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THE MANITOWOC PILOT.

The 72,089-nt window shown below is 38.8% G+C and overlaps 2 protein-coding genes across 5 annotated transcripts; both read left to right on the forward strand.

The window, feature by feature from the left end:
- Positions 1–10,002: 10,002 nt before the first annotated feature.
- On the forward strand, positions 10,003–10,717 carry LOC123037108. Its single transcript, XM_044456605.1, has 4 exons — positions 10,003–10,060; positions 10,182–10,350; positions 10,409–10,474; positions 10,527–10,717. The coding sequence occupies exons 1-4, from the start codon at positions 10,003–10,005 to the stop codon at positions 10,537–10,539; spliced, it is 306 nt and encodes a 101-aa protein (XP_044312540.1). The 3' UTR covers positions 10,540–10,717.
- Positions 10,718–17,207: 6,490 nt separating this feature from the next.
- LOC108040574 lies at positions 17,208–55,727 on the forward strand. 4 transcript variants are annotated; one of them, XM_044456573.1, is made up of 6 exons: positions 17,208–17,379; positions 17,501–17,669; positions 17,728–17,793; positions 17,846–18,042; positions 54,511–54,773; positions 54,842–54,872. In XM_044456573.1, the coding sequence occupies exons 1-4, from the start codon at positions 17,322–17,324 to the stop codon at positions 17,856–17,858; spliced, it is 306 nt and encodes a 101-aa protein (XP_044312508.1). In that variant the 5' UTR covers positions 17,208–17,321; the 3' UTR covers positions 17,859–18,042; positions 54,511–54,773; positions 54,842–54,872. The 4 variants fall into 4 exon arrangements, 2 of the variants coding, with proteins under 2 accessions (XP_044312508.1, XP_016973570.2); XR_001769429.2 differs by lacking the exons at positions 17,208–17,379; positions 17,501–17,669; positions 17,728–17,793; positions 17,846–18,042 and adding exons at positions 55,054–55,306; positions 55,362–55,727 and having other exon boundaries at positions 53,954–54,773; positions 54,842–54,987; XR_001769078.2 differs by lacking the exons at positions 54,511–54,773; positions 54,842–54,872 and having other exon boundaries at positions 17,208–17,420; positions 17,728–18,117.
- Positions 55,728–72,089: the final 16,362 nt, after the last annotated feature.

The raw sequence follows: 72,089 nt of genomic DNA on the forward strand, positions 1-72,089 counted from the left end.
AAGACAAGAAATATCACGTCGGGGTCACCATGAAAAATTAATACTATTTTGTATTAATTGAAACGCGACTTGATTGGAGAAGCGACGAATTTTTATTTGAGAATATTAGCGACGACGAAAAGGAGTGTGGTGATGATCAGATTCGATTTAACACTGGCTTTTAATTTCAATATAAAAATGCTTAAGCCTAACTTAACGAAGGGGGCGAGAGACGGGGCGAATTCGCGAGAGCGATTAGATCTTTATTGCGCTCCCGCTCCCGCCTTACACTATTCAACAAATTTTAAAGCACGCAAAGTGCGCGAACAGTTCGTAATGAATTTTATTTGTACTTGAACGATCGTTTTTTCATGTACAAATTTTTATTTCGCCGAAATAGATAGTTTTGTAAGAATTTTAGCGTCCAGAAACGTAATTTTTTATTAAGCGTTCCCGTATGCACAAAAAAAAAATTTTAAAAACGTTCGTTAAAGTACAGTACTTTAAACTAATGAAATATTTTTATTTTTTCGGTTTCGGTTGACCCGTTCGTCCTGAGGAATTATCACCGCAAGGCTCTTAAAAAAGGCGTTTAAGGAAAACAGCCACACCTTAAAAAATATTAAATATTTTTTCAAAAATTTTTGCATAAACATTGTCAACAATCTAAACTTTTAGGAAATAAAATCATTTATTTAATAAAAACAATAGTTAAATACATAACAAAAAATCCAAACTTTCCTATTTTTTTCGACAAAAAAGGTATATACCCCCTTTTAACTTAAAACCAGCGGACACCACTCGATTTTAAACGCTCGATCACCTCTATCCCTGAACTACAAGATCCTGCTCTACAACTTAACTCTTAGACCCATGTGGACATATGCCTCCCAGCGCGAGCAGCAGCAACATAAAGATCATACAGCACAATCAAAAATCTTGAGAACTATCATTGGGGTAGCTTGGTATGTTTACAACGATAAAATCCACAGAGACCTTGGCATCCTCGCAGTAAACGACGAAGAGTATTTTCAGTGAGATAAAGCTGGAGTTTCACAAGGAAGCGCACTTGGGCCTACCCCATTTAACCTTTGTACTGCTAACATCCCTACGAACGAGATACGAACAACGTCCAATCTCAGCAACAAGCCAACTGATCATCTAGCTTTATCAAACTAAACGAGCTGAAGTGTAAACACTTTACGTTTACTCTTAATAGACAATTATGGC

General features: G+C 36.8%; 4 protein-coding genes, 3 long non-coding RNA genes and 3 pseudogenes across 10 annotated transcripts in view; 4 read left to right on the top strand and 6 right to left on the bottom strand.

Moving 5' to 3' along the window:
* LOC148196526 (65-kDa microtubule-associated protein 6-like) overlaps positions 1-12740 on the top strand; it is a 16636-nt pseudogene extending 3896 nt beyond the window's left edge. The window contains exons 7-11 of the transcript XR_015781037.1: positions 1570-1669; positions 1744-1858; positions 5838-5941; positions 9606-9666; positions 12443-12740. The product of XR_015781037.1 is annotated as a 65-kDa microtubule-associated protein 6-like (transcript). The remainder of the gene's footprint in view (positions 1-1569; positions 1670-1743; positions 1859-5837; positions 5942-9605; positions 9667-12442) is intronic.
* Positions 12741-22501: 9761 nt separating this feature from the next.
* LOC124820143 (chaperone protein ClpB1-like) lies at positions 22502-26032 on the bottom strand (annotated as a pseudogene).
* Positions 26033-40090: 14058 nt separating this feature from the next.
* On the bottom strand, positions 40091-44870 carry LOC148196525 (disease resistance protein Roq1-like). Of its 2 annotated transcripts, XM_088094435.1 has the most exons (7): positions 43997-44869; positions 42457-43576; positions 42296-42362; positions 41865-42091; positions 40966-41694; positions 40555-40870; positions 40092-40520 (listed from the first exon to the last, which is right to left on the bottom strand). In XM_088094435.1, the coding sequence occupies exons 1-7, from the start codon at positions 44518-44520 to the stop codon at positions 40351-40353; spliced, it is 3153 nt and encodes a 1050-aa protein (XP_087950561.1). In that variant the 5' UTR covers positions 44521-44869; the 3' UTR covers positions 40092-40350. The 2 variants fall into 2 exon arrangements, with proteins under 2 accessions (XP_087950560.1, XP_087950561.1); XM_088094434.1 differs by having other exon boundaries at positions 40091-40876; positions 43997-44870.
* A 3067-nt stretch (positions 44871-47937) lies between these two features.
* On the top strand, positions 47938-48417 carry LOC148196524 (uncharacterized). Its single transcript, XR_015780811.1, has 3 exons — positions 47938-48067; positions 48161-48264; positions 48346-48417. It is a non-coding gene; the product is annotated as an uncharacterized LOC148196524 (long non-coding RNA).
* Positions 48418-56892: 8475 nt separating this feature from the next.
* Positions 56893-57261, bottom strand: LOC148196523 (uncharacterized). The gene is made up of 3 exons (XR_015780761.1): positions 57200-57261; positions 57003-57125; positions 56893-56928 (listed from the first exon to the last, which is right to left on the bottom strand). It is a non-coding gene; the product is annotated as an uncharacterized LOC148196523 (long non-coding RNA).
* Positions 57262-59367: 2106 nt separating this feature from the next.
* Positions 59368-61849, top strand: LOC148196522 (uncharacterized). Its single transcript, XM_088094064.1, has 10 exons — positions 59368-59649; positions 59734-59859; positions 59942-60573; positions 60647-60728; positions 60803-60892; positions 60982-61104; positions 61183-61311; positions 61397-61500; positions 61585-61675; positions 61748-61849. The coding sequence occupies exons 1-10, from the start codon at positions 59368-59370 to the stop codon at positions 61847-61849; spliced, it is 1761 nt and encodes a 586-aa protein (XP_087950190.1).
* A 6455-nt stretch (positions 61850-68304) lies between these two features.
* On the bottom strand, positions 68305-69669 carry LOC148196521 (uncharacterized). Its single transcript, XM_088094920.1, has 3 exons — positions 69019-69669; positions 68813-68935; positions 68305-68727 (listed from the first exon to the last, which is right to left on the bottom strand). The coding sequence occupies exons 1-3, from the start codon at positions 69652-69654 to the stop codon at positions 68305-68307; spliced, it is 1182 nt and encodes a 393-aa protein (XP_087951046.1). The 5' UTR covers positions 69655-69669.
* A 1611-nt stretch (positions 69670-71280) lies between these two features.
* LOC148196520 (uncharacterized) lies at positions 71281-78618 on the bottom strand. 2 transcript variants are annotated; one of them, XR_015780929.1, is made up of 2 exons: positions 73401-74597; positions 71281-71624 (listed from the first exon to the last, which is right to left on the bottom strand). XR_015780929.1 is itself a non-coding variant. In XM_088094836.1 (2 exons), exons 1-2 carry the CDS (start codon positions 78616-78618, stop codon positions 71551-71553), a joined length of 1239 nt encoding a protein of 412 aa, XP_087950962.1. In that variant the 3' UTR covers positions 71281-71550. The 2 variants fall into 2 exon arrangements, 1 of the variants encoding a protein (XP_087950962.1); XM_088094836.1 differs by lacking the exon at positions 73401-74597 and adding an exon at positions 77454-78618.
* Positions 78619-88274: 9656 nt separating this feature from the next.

VOLUME XLII.-NO. 25. CRAITE’S WISE DECISION. Republicans, However, Would Make Capital Out of it. mt stoat or the novak case. there Was Only One Conclusion to Arrive at- IUDGMENT ACCORDING TO LAW AND FACT. the killing Was Done Purely in Self-de fense and Not by Any Malice or Aforethought. Judge Craite's political enemies are ■esorting to shady tricks to defeat him n his candidacy for the office of muni ipal judge. They are circulating a tory that when he released Novak who tilled Rathsiicl it the Half-way House, t was a •■job" and that he should have teld him fur manslaughter. The judge vas seen by a Pilot representative re tarding his connection with the case. !nd he said emphatically that when the videuce was submitted to him. there ras only one thing to do and that was jo discharge Novak. IJulge Craite says that Novak had one to the Half-way House and had sere encountered Kathsack and a half dozen of his companions. Rathsack Ind his chums abused Novak and the itter made several attempts to dee j rom his persecutors but was unable to lude them. He was chased through le house, into a room, and not until lis tormentors had driven him to to the ergeof madness by their cruelty did he raw the knife and slash it about indis criminately. Rathsack came within le zone of the knife's activity and paid Ue penalty with his life. When the ase was brought before Judge Craite |e had only one course to follow, that Ictated by law and fact, and despite of riticism he did his duty. It was subsequently that Former Dis ict Attorney Shenian endorsed Judge raite's action by refusing to rearrest ovak and have the facts presented Tore another judge. By his wisdom Judge < ’raite saved the unity i?4.i)'io. EVEN NEW MEMBERS OF THE RIDING AND DRIVING CUB. The Manitowoc- Riding and Driving mb held a meeting last Friday night, definite action, relative to matinee i-euts this year, was postponed until ie next meeting of directors, but the pinion expressed is favorable to a eon nuance of them. Seven new mem bra were accepted, namelv: Emil Ober nd. J. W. Rathsack. H, Halverson. C. Scott, Emil Teitgen, Dr. -T. E. Meany, rduey T. Pratt. ORTHSIDE BOVS W ILL DEBATE TONIGHT in open Session. An open session of the Northside Lit-1 '• - ry society takes place in the North ie school house tonight, when two ams will debate, the subject being | ■ihall the whipping post be raestabllsh- The negative siile will be held •wn by George Jones and Bert Kres id the affirmative by Erwin Alter and Iwin Abel. The boys expect a great ne and they mean to give evidence of bating ability. EATING COMPANY WILL CLOSE FOR REPAIRS EASTER WEEK. It is the intention of the management the Manitowoc Seating Works t< c- s - touring Easter week to enable cessary repairs to be made to the nia-i inery. Once every year tliis busy wheels must cease their buzz r a little while so that workmen may erhaul them, but so busy has it been, th orders pouring in that the annual ut-dowu which usually occurs about e first of the year had to be postponed til the spring. :CENT RAINS DID CONSIDERABLE DAM AGE IN AND ABOIT CITY. Water did considerable damage in the ; ;y, due to the culverts at street eras igs beconring clogged with ice and; bris. Sherman creek in the western part of i city over flowed its banks and tilled | ; neighboring basements with water : >1 lr. some cases gutted the first floor houses before much property could lie fen to a place of safety. The East isconsin Canning Cos. sustained con ereble loss. dot a Dispensation Judge Anderson rmitted James Chadek to marry Miss szie Rabis yesterday without waiting 5 custom iry fi ?e days. JUDGE ANDERSON PLAYS JEKVL AND HYDE ROLE IN POLITICS. Not so very long ago Anton Hammer nick was given a letter, endorsing him for the position of oil inspector. It was written by Judge J. S. Anderson and glowingly portrayed the qualifications of Mr. Hammernick for the job. Soon alter the letter had been written and delivered, Fred Eggert called on tht judge, requesting ids endorsement for the position of oil inspector. For a little time Mr. Anderson cogi tated, every now and then tapping bis forehead as if to awaken a bright thought. From his reverie he awoke and going over to his desk in the county office, he indicted a second letter, eulo gizing Eggert for tin* place and saying no notice should Vie taken of his letter of recommendation which had been pre vious!.' written. And. yet. the judge asked Hammer nik tn Vie his delegate in the recent Republican county convention. JUDGE DUNWIDDIP W ILL BE HERE MONDAY APRIL 15. Judge Dnnwiddie of Janesville, judge of the twelfth judicial circuit, will he in Manitowoc on April 1A to preside over the circuit court and hear what ever cases may be brought before him. Just the business which will be transacted at that time will be given out at a later date. CITY CONVENTION NAMED MILHOLLAND AS THE NOMINEE FOR MAYOR. The Democratic convention met last Thursday and nominated a city ticket. There was hardly any contest for the offices. William Willinger, however, won out in his efforts for the nomination of city treasurer. He opposed the pre sent city treasurer, Christ Gielow. The following are the nominations: For mayor, Henry Mulholland and for trea surer William Willinger. The follow ing ward nominations were made: Fikst WAItD Supervisor, Charles A. Groffmann; Alderman, Herman Schmitz: Constable. Emil Streich. Second Ward- Supervisor. Ignatz Pankratz; Alderman, C. Madson, Con stable. Frank Svacina. Third Ward Supervisor. Wiu.Schel lin, Jr.: Alderman. Fred W. Meyer: Constable.'Henry Schweitzer. FiU'kth Ward—Supervisor, Frank Zeman: Alderman, W. F. Brandt: Con stable. P, J. Pierce. Fifth Ward- Supervisor, Walter Pellett: Alderman. Ferd. Veith: Con stable, H. Guilsdorf. Sixth Ward Supervisor. Ed. Mohr. Alderman. And. Stolze; Constable. Geo. Schipper. Seventh Ward— Supervisor, Gust. Mueller; Alderman. Edw. Rnguwski; Constalde. Jos. Jagodinski. MOVEMENT OF PERSONS TO AND FROM MANITOWOC. Fred Meyer was in Chicago. Attorney Hougan was in Chicago, Attorney Joyce was in Ree lsville. W. A. Clark of Appleton was in the city Archie Nash was in Milwaukee on Saturday. M. H. Murphy returned from Chicago last night. Andrew Kestley will reside for the next few weeks in Cleveland. Robert Markham has returned from Menasha where he was on business. Dr. Fred Luhmann has returned from Rush Medical College to spend En -ti r w.th his parent s. < >tto Zander of the Brillion News was in the city on Monday and made an agreeable call at the office of The Pilot. Joseph Mastalir. a clerk at Torrison's, has been called to his home in Kewau nee by the critical illness of his father. Fred Moss, who has been spending some months in the lumber camps of the north, arrived home Tuesday even ing. Dr. Oviate of Oshkosh was in the city Monday to superintend an operation at the Holy Family hospital. Drs. Kemper and staehle assisted. E iwi.r 1 Ebert of Cato called at the Pilot office on Wednes lay and made s very pleaseut visit. He was saying that the country roads were had that it was with some difficulty that he was enabl ed to reach the city. MARRIAGE LICENSE. Joseph Jasper to Emma Kampf of Two Rivers. August Voelker to Anna Keser of Schleswig. John J. Tikalsky of Brillioa to Mary F. Hayek of Cato. MAPLE GROVE MEN IN MINING CAMP. \S hat l ather Ryan and J. P. Watt Think of Their Possession. SAY IT IS VALUABLE PROPERTY. Watt is Interviewed by the Phoenix Pioneer. GLOWING ACCOUNT OF BLUE BELL MINE. Mr. Watt is Impressed With the Boundary Country.—He Belie\es it Has A Great Future. The Rev. Father Ryan, pastor of the Maple Grove <TumTi, who was out iußrit ish Columbia looking after some mining ; interests sends The Pilot the following I excerpt, taken from The Spokane Chron i icle; ■‘.T. P, Watt, n well-to-do merchant of Maple Grove. Wis., was in town Thurs day for the first time, says the Phoenix I Pioneer. Air, Watt is secretarv-treasnr 'er of the Lake Shore Ar British Coluin | hiti Copper Mining & Development, com pany. which is developing the Blue Bell 1 and J. s. claims in Summit camp. "It will be remembered that these claims were bonded to John Dorsey last fall for .4(57.000, who went back East to I the scenes of his boyhood days and or ganized the company referred to, which j is controlled by men of means, who are 1 prepared to make a big mine of the ! Blue Bell, if plenty of capital intelli gently used, can accomplish that result, i In speaking to a Pioneer man, Mr. : Watt said; T am not a mining man, but from all j I can learn we have in the Blue Bell a valuable property. .1. M. Scrafford. the superintendent, tells me that, for the work done, the property has a show ing far ahead of that at the great B. C. mine at the same relative stage of de" velopment. The main shaft has reach ed a depth of about i*o feet, is in ore all the way. and now shows six feet of ore at the bottom, which they say is of a good grade. Crosscuts of JA f-*et are al so in ore. T came out prepared t* spend what ever was needed on a machinery plant, but Air. Scrafford advise-; waiting till a depth of I',’u feet is reached and some crosscutting is done, so that a plant of sufficient capacity for - ome time to come can be decided on. This we have decid ed to do, and to get along with the whim for a short time. Three shifts are employed and the indications are most favorable.' "Air. Watt is very much impressed with the Boundary country, of which lie has heard a good deal in the past, and was surprised t i find so much of a town at Phoenix. Ke expects to return to tin- section some time next summer. OLD OFFICERS IN INDLSTRIAL ASSOCIATION ARE RETAINED. At a meeting of the County Industrial association held this week the annual selection of officers was held. The old officers in the persons of President Chris Ninth. Secretary Schaffland and Treas urer Fechter were retained. A commi t tee consisting of Julius Lindstedt, Oscar Alter and Fred Schuette was appointed to make appraisal of the property in order to submit a report to stockholders, with an idea of ascertaining the extent of improvements made recently. The fair will be held Sept. 4, A, (I. : CITY COUNCIL GIVES ITS EMPLOYES A RAISE IN WAGES. At the regular meeting of the city I council held on Monday the salaries of the officers were fixed as follows <*j t y engineer, £*0(1; city treasurer. £*oo; city attorney£Aoo a- cityattoruey and £5OO as president of the Board of Public W orks; city clerk £ooo, being £AOO as clerk and £AOO as secretary of the Board of Public Works; chief of police, fTAO: assistant chief, £AAO; city physician $lOO each; harbormaster. 4-A; Eighth street bridge tender, 4000; policemen. 4 1A0; Tentli street bridge tender, £*AO; sexton £!AO chief of tire department. £*AO; members tire department, tiight men SI.AO, day men £IA per month; first and second foreman. £-’•* extra; stre< t commissioner 4*500; janitor <■< mncil rooms, per month assessors. £i per day; official paper to advertise for bids. All the saleries are tin* same as last year except an increase in the following; City attorney raised £soo, chief of police 4i.Au, Eighth street bridge tender £ 100, Tenth street bridge tender $lOO, chief of fire department £tAO, assistant chief of police £AO, janitor of council rooms £5 per month, makings total yearly increase in salaries of £ ss o. Motley took six years to write The Rise of the Dutch Republic. ’ MANITOWOC, WIS. MARCH 28, 1901. MR. CHLOIPEK DID NOT OPPOSE A BOHEMIAN ON COUNTY TICKET. A story afloat, which was set in mo tion by Judge Anderson, w aid pit John Chlcnpek. who seeks the election of county judge, in the attitudi . t hav ing opposed the nomination of a Bohe mian at the county convention he-t fall. Every person who knows Mr. Chlonpek, | particularly every Democrat km ws that such rumor is baseless and is fabricated for the purpose of injuring him in this election. Mr. Chlonpek, himself, asseverates; that he made diligent effort to hav>- in cluded a Bohemian on the ticket, and he believes they should be represented in the official government of the c oun ty. The story is not only absurd hut its untruth is glaringly apparent. SPECIAL SERVICES WILL BE HELD IN CHIRCHES PALM SIND \\. Next Sunda> is known in ecei -ia-tie al nomenclature as "Palm Sunday.' in honor of Christ's triumphal eu; \ into Jerusalem. In honor of this event at the Roman ('atholie church of Mt Boni face, and at the Episcopal chnr h of St. James and the Lutheran church, nd at the Polish Catholic church special ser vices will be held and palms will Ik? dis tributed at the morning services. The Easter announcements will be made at this time. LAKE CAPTAINS ARE HERE TO GET THEIR BOATS IN ORDER. Many of the lake captains havi arrived in the city and next week they will be engaging forces of men for the purpose of getting their respective boats in con dition to ply the waters again. There is a prevelent belief that the lake will be in condition so that navigation will promptly open on April 15, though at this time last year shipping preliminar ies were more advanced. GLEE CLUB GIVES A CONCERT IN TIRV'.V HALL ON -u'RIL 13. Tile Manitowoc Glee club will give Its annual concert and dance at the Turner hall April 13. The Glee club chorus will consist of forty voices, and the or chestra of twenty-tivepieces Tin* fol lowing programme will be rendered: Chorus with Orchestra TN Kii-t Song. . . XeVU. i Uvhestra < ivcrtmv On>t. —<jn>■ Sclilysjwigrrett Trombone Solo Seleetion Vrfhur Buv.-i Teller Solo Midst the old Viiginiii Pin >s Dbv Herzi (at Orchestra In a Hint Mti.n- ...C. Ortt U < irehestrn The Mleigh Ihe • .E. Halst Chorus A C:i|i]iela Sweet By mid Bye. Prot Bass Solo Toreador, song from Carmen. Artl.ur Si-hroedcr Trombone Side Selection Arthur Bauer Chorus with Orehestra Bed. White and Blue 'bee < lub and t irehestra REAL ESTATE. The following real estate report is copied for us bv the y uit .woc County Abstract company, who furnish abstracts of titles at a moderate cost and look up all property free of charge. G. T. Torrison et. al. to Joseph S Zipperer Jo acres, sec. tut Rockland, sfeitoi l( I, Margaret < fGrady et ;:l to Minnie ()hse et al, MO acres sec. JO, Meeme, 24900. Herman Goese to Augu-t Draheim pat cel of land in block 19 village of Recdsville. 205. Louis Cummings tc Herman Glaeser so acres, sec. J, h acres sei 11. Liberty, stilt HMI, Lorenz Scheuer to Charbv sehroeder (tov t. lot J of sec. 24. 4u acres sec. 25, Two Greeks. stilbMi. Bertha Ellcrmann to Henry Eller inann 120 acres sec. 25. Gibs' ii. *5. Anne Lawrence to John < isler, 20 acres, sec. 1. Manitowoc Rapids. *lO5O, Ludwig Schultz to Wille mi Nenser, S. 1 of lot 9. block 20M. Cit\ 21900. Mina Antholz io Louise Krnck, lot 24. block tOIO, t ”ity. 2950. Bertha Sehroeder et al to George Kapitz, lot 5, block 4. in Sehroeders Subdv. sec. 32, Manitowoc. 2150. Friedrich Uergelin to August Berge lin mo acres sec. 5,40 acres se m, <4i>>- Bon, 25500. Peter Nennig to Claran H. Wilkin son 10 acres sec. 19, Eaton 2195. Simon Bernklau to Joseph Ruby, 40 acres sec. Im. Mishicot, 2-T5 Wilhelm Brass to Herman Bruss 2:io acres, secs 10-1 T and 21. Cooperstown, 20000. Charlotte Wienke to Wencel Siska 20 acres s<-c. i!4. Cato. 2500 Will Drill Friday Evening Cos. H. will have its regular drill to morrow evening at the Turner hall. All mem bers are requested to be present. SHIPPING PROSPECTS FOR THE SEASON. It W ill Not Open as Well as Last Year. VESSEL REPAIRS SOMEWHAT TARDY• Trouble is in Sight With the Dock Laborers. AS TO PROBVBI.E FREIGHT RATES. Strike in the Anthracite Coal Regions Will Have a Depressing Influence on l ake Tonnage. The shipping season is now close at hand, hence the following excerpt as to the seas ni's prospects will make vain able reading: "At this time a year ago men were at work in all parts of the great lakes get ting ships in readiness to move upon an nouncement that the Straits of Macki naw were free of ice. as all arrange limits have been made for a very active season at freights highly profitable for the vessels. Tims far nothing has been done towards preparing vessels for the coming season, as conditions arc the opposite of what they were a year ago. and even if the question of freights was settled, it seems almost impossible to avoid labor troubles in some lines. Everything still points to delay, and a light movement of freight in the early part of the season. Sonic progress has been made, however, during the past few day-- With the the I'nited States Steel corporation settled, a move has been made towards fixing prices of ore for the interests that are not pro ducers of their own raw material, and it is expected that the Bessemer < ire association will make an announcement on this score within the coming week, it is fortunate for the or interests that the steel combination caused delay, as j the advance in pig iron, and other con ditions that have arisen of late, have all tended to strengthen the ore situa tion. "Representatives of longshoremen em-! ployed on the ore and coal docks of Lake Erie have been in conference with the dock managers, and it is expected that they will conclude an agreement with the close ~f the present week. The workmens’ representatives started in with a demand for m ten instead of a twelve hour day. and with a schedule of | wages even higher than last year, j Tin y asked, for instance, for 154 cents a- i shoveling charge for unloading iron ■ ore, as against 14 cents hist season. 11l is understood that the demand for a shorter clay has been abandoned, and it is the general opinion that in the final compromise tne shoveling charge for ore will be b! cents, as compared with the 11 cent charge of last season, with the coal shoveling schedule and day labor charges cut down in proportion to tit** 'light reduction for ore shoveling. "Tlie railroads hauling coal from the West Virginia and Pittsburg districts to Lake Eric ports have made a small redne tion in rates and it is expected that prices of c >al which will soon be announced, will be somewhat lower than they were a year ago. but the reduction in steam boat fuel will not be sufficient to cut much of a figure in operating expenses of the vessels. If is quite evident, therefore, that the ships are to be con fronted with costs very little below those of last year and the additional disadvantage of about (i,(Kill,(Mill 'oii> more capacity than last year. "Furthermore, it is quite probable that a strike in the Anthracite coal region will cut out this branch of the lake trade for a long pern si, and there are no signs of a grain movement from the head o' Lake Superior, while the shipments from Chicago are not ex pee ted to equal an average season. For all these reasons the owners of ships, aside from those that have business on account of ore or railroad connections, are idle and have made no move tow ards meet ing the engineers' strike or any other condition that they may encounter when the time has finally arrived for starting their vessels. 3 THOSE MHO ARE INDISPOSED. J s* J Henry Hinrichs is laid up at his home with a sprained ankle. Mills Anderson is seriously ill at the home of his parents Judge and Mrs. J. S. Anderson. Mail carrier F. W. Rockhoffisnot yet over an attack of appendicitis and Ben O'Connor is taking his route for the time is-ing. Mr Rockhoff is somewhat improved. Manila is 0.3 W miles from the capi tal. CHAIRMAN NOLAN CONFIDENT OF CHLOUPEK AND CRAITE’S ELECTION. I County Chairman James Nolan re | turned this morning after a thorough canvass of the county and he is enthn siastic in his belief that John Ch'onpek will be the next county judge, succeed ing Judge J. S. Anderson, and that Isaac Craite will lie elected. Mr. Xol •in then said that "It seemed to me that each town and village I went to was strongly in favor of the election of John Chloupok and Isaac Craite. Both men are considered well lilted for the positions to which they as pire and that is what contributes to their strength. Deaths of a Week. Miss Clara Hallaner, a well known young lady of Two Rivers, died Sunday alter an illness of -hurt duration. Adolph Pilger. at the age of 10 year died nt Ins home on X Tenth street last j week. He was born in ('oojierstown and had lived all his life here. * | Nlrs Rieka Brandt died this week at j ihe home of her son W, F. Brandt. -15 Park street. She was born in Germany March 15 1*27 and had nt< ■ i upon her seventy-fifth year, but a few horns before With her husband she cmne to America iu 1557 and after five years re sidence in Detroit the family removed I here, where she has since reside], Mr Brandt died three years ago, and since then Mrs. Brandt has lived with her son. The funeral take- place this after noon >1 \ M HIM lit MARKET. Latest (.(Dotations Corrected for the Ben efit of Farmers The following arethecurrent prices of the various articles of produce as report- ed for The Pilot on March - ‘s Potatoes ~j- ! Wheat Spring q; Wheat White Winter 05 Bye it) Barley 50 Oats.’ !.’!!!! Corn .j,-, Flay it no-12 00 Butter ■>,, Salt per hid ho l 45 Wood ) ( (| Peas White ,j; Peas Marofat ].nn Peas Green -- Peas Scotch . . <(5 Wool ; RKTAIH. Flour l atent •>. 15 Dai-y l.!)o| Bye.’ 1.70 1 M idling Coarse Meal 115 Fine “ 1.15 1 >il " 1.50 Air. Willinger a Taxpayer William Willinger wishes The Pilot to say for 1 him that a story circulated tlial he was not a taxpayer, is erroneous. Declaims to own one third of the property situa ted at the southeast c riut of Washing ton and Eighth stn . t~ I bey Elect Officers At a meeting of Cos. H the following soldiers were pro moted Second lieutenant Knimni was elected fir-t lieutenant. Sergt. Mahnke was elected second lieutenant. Two new memliers are enrolled, A (i Gra ham and P Ennaue. Dr . PR ICE'S Cr i? m Baking Powder Each time the United States Government has officially tested the baking powders the report has shown Dr. Price's Cream Baking Powder of superlative leavening strength, free from alum, absolutely pure and wholesome. This is gratifying, for Dr. Price's Cream Baking Powder is depended upon by millions of people to raise their daily bread. NO ir These Government inquiries also '.eveloped the fuel that there are many ■•Bice baking rowocn CO. mixtures upon the market made in Chicago. imitation of baking powder, but containing alum or other caustic acid whose use in food is dangerous. WHOLE NO. 2209 TOWNS WANT TRAINING SCHOOL. Manitowoc City May he Tempo rarily Chosen. CATO AM) KFJ.DSVH.LE APPLY FOP IT- Two Pi vers Also Suggests That it Would Like It. COINH BO \RI) COMMITTEE TO CHOSE- Bill Before the Legislature to Appropriate *ISOO For Maintain,? the School. Tn flu* belief that the legislature wilf make the a year appropria tion fur the Manitowoc training school a number of the county towns are tiling applications, asking for the school. The Training School committee of the Com tv hoard will-elect the site, but up to tiie present tiii- ha- not been done. It has been mooted that for the first year or so the school should he estab lished in lie city ..f Manitowoc, though many of the county people are against it. Manitowoc, however, could give ample accomodations fur the probable forty students who willjbe in training. The students to properly pur u * the course should have practicl demon strations in teaching, and there is no part of the county s () well adapted for suc h purpose us this city. It seems that Heedsvillc is making r a bid for the school, and Cato has sent] in an application, offering to tit up the lower part of the hall which has lately been erected. Two Rivers, bo. is push ing her claim to fie the chosen In me of the school. Xo location, however, will be selected until after the legislature passes tin* bill grunting the money. Resigns tier Position Miss. Klla Hoiirath who. for some time j ast lies been chief operator at the local exchange of the Wisconsin .Telephone Cos.. Ims resigned and will remove with her parents to Milwaukee. Nellie Anton, who has been night operator, will suc ceed Miss Honrath and Miss Anna Anton will be installed to the position vacated by her sister. l.osstoClav Company The adjos ters uf tin* various insurance companies i IIt Tested, have fixed the less recently sustained by tire by the Manitowoc Clav company at '■fi Hb'.’T Work of rebuild mg and repair a will be begun imme diately. >ll AIR 1 \KI lion I ihstroudjand win. NOT BE: Kl Blll.T. The Silver Lake hotel was complete ly destroyed by tire last Friday evening The fire broke* out in one of tin* lower rooms and was discovered about II o'clock It, had] gained such headway, however, that it was impossible to get it under control with the means at hand. The hotel was valued at ifHMtOO and the insurance was foOtM). strath man is a largo* loser, although his loss is partly covered by insurance. ('has, Spindb-r tie* owner of the hotel, says he does not intend to rebuild. This is the second hotel lost by fire at the same place.